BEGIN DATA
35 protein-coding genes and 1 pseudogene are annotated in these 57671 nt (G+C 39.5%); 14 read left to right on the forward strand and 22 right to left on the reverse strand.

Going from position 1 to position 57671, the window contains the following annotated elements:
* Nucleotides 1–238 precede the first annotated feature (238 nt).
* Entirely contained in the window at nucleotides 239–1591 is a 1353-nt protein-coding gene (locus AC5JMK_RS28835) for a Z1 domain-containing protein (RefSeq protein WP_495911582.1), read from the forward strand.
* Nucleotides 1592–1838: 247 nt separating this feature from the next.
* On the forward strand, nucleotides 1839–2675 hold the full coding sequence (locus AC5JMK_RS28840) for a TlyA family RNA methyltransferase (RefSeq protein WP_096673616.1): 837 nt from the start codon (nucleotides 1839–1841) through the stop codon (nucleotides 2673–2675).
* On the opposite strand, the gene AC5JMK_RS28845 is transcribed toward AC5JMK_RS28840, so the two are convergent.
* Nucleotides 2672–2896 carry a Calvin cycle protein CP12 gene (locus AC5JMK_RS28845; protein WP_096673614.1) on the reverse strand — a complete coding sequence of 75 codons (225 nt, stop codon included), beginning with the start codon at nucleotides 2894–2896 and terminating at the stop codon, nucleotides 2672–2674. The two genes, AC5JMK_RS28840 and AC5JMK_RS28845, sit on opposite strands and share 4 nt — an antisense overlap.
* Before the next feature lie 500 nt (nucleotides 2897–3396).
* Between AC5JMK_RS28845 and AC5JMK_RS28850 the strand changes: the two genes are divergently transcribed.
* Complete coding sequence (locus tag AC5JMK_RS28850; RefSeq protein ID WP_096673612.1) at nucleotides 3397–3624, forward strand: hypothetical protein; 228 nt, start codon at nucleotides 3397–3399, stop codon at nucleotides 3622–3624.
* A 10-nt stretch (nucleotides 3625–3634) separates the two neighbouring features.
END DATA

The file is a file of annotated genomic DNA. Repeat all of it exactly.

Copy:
35 protein-coding genes and 1 pseudogene are annotated in these 57671 nt (G+C 39.5%); 14 read left to right on the forward strand and 22 right to left on the reverse strand.

Going from position 1 to position 57671, the window contains the following annotated elements:
* Nucleotides 1–238 precede the first annotated feature (238 nt).
* Entirely contained in the window at nucleotides 239–1591 is a 1353-nt protein-coding gene (locus AC5JMK_RS28835) for a Z1 domain-containing protein (RefSeq protein WP_495911582.1), read from the forward strand.
* Nucleotides 1592–1838: 247 nt separating this feature from the next.
* On the forward strand, nucleotides 1839–2675 hold the full coding sequence (locus AC5JMK_RS28840) for a TlyA family RNA methyltransferase (RefSeq protein WP_096673616.1): 837 nt from the start codon (nucleotides 1839–1841) through the stop codon (nucleotides 2673–2675).
* On the opposite strand, the gene AC5JMK_RS28845 is transcribed toward AC5JMK_RS28840, so the two are convergent.
* Nucleotides 2672–2896 carry a Calvin cycle protein CP12 gene (locus AC5JMK_RS28845; protein WP_096673614.1) on the reverse strand — a complete coding sequence of 75 codons (225 nt, stop codon included), beginning with the start codon at nucleotides 2894–2896 and terminating at the stop codon, nucleotides 2672–2674. The two genes, AC5JMK_RS28840 and AC5JMK_RS28845, sit on opposite strands and share 4 nt — an antisense overlap.
* Before the next feature lie 500 nt (nucleotides 2897–3396).
* Between AC5JMK_RS28845 and AC5JMK_RS28850 the strand changes: the two genes are divergently transcribed.
* Complete coding sequence (locus tag AC5JMK_RS28850; RefSeq protein ID WP_096673612.1) at nucleotides 3397–3624, forward strand: hypothetical protein; 228 nt, start codon at nucleotides 3397–3399, stop codon at nucleotides 3622–3624.
* A 10-nt stretch (nucleotides 3625–3634) separates the two neighbouring features.